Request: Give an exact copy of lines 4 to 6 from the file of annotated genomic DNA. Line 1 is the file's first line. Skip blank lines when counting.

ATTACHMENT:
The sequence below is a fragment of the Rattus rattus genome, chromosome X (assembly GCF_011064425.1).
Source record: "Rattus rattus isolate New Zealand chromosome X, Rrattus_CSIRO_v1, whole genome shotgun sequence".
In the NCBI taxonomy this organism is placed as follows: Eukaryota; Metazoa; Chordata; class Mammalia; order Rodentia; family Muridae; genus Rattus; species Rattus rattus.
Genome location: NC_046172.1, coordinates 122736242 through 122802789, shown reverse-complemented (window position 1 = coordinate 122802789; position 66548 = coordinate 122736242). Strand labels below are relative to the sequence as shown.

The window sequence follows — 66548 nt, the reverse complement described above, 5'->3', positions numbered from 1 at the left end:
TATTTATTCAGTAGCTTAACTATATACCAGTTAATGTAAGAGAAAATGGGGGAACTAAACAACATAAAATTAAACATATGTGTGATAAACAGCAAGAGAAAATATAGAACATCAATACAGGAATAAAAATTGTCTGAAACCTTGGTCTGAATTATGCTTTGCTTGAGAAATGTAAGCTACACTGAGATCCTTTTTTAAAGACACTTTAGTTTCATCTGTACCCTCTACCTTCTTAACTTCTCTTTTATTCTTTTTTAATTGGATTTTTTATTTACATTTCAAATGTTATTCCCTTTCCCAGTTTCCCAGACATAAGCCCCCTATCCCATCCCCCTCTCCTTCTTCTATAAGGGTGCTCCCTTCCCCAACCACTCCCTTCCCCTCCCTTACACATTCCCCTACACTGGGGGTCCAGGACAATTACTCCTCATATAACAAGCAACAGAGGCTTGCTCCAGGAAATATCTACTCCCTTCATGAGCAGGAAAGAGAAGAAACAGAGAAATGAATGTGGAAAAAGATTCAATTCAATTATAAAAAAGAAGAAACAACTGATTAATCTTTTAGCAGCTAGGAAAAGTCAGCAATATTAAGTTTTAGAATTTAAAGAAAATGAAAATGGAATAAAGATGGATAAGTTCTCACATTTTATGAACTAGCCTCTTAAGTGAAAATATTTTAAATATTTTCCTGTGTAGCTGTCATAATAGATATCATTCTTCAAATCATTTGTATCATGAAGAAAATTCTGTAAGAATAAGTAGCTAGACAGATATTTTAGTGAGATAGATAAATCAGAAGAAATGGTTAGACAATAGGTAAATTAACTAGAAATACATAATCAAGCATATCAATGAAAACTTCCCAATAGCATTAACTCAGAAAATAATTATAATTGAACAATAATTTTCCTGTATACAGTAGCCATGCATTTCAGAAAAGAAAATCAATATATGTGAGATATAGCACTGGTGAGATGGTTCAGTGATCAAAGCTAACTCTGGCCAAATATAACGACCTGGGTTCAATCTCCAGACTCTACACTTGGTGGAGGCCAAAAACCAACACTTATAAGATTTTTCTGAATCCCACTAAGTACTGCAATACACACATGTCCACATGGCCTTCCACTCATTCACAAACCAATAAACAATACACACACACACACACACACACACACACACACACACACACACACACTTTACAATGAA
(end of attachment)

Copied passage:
Genome location: NC_046172.1, coordinates 122736242 through 122802789, shown reverse-complemented (window position 1 = coordinate 122802789; position 66548 = coordinate 122736242). Strand labels below are relative to the sequence as shown.

The window sequence follows — 66548 nt, the reverse complement described above, 5'->3', positions numbered from 1 at the left end:
TATTTATTCAGTAGCTTAACTATATACCAGTTAATGTAAGAGAAAATGGGGGAACTAAACAACATAAAATTAAACATATGTGTGATAAACAGCAAGAGAAAATATAGAACATCAATACAGGAATAAAAATTGTCTGAAACCTTGGTCTGAATTATGCTTTGCTTGAGAAATGTAAGCTACACTGAGATCCTTTTTTAAAGACACTTTAGTTTCATCTGTACCCTCTACCTTCTTAACTTCTCTTTTATTCTTTTTTAATTGGATTTTTTATTTACATTTCAAATGTTATTCCCTTTCCCAGTTTCCCAGACATAAGCCCCCTATCCCATCCCCCTCTCCTTCTTCTATAAGGGTGCTCCCTTCCCCAACCACTCCCTTCCCCTCCCTTACACATTCCCCTACACTGGGGGTCCAGGACAATTACTCCTCATATAACAAGCAACAGAGGCTTGCTCCAGGAAATATCTACTCCCTTCATGAGCAGGAAAGAGAAGAAACAGAGAAATGAATGTGGAAAAAGATTCAATTCAATTATAAAAAAGAAGAAACAACTGATTAATCTTTTAGCAGCTAGGAAAAGTCAGCAATATTAAGTTTTAGAATTTAAAGAAAATGAAAATGGAATAAAGATGGATAAGTTCTCACATTTTATGAACTAGCCTCTTAAGTGAAAATATTTTAAATATTTTCCTGTGTAGCTGTCATAATAGATATCATTCTTCAAATCATTTGTATCATGAAGAAAATTCTGTAAGAATAAGTAGCTAGACAGATATTTTAGTGAGATAGATAAATCAGAAGAAATGGTTAGACAATAGGTAAATTAACTAGAAATACATAATCAAGCATATCAATGAAAACTTCCCAATAGCATTAACTCAGAAAATAATTATAATTGAACAATAATTTTCCTGTATACAGTAGCCATGCATTTCAGAAAAGAAAATCAATATATGTGAGATATAGCACTGGTGAGATGGTTCAGTGATCAAAGCTAACTCTGGCCAAATATAACGACCTGGGTTCAATCTCCAGACTCTACACTTGGTGGAGGCCAAAAACCAACACTTATAAGATTTTTCTGAATCCCACTAAGTACTGCAATACACACATGTCCACATGGCCTTCCACTCATTCACAAACCAATAAACAATACACACACACACACACACACACACACACACACACACACACACACACTTTACAATGAA